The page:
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Clinical Investigations: ASTHMA |

Impact of Airway Lability, Atopy, and Tobacco Smoking on the Development of Asthma-Like Symptoms in Asymptomatic Teenagers*: The Odense Schoolchild Study

Finn Rasmussen, MD; Hans Christian Siersted, MD; Jess Lambrechtsen, MD; Henrik S. Hansen, MD; Niels-Christian G. Hansen, MD
Author and Funding Information

*From the Departments of Respiratory Medicine (Drs. Rasmussen, Siersted, Lambrechtsen, and N.G. Hansen) and Cardiology (Dr. H.S. Hansen), Odense University Hospital, Denmark.

Correspondence to: Finn Rasmussen, MD, Klovervaenget 2, Odense University Hospital, Denmark; e-mail: fn.rasmussen@winsloew.ou.dk



Chest. 2000;117(5):1330-1335. doi:10.1378/chest.117.5.1330
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Aim: To investigate the impact of airway lability, atopy, and tobacco smoking on the development of asthma-like symptoms in asymptomatic subjects.

Methods: In this prospective, community-based study, 271 asymptomatic adolescents with an average age at inclusion of 13.9 years were followed for 6.4 years. Airway lability was assessed at baseline by three tests, including exercise challenge, airway provocation with methacholine, and monitoring of peak expiratory flow. Atopy was defined by one or more positive reactions (≥ 3-mm weal) to 10 common aeroallergens by skin prick testing. The influence of airway lability, atopy, and smoking on the development of asthma-like symptoms was assessed by logistic regression.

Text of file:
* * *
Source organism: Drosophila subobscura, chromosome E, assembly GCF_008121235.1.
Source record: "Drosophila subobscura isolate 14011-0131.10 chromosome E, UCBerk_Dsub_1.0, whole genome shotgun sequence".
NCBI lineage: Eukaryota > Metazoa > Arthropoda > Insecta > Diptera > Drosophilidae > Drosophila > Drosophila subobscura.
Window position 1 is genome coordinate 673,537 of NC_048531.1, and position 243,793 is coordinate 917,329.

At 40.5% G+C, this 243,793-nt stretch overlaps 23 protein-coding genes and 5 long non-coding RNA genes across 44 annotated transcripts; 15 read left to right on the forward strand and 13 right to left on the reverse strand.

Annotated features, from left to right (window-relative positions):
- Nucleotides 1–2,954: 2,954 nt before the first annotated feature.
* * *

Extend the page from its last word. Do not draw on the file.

Results: During the 6-year study period, 68 of the previously asymptomatic teenagers (25%) developed asthma-like symptoms. Among those, 50% reported cough only, 29% reported wheezing only, and 21% reported both wheezing and coughing. Hyperresponsiveness to methacholine (odds ratio [OR], 3.5; 95% confidence interval [CI], 1.1 to 11.6), smoking (OR, 2.1; 95% CI, 1.2 to 3.8), and atopy (OR, 3.5; 95% CI, 1.8 to 6.8) each contributed independently to explain symptom development (wheezing and cough together). Girls, but not boys, with airway lability were less likely to take up smoking, compared with subjects of that set with no airway lability (32% vs 51%; p < 0.05). No effect of airway lability on the likelihood of giving up smoking could be demonstrated, nor did the presence of atopy have any significant impact on smoking behavior.

Conclusion: Hyperresponsiveness to methacholine, atopy, and smoking were independent risk factors for the development of asthma-like symptoms during adolescence. The presence of airway lability may prevent girls from taking up smoking.

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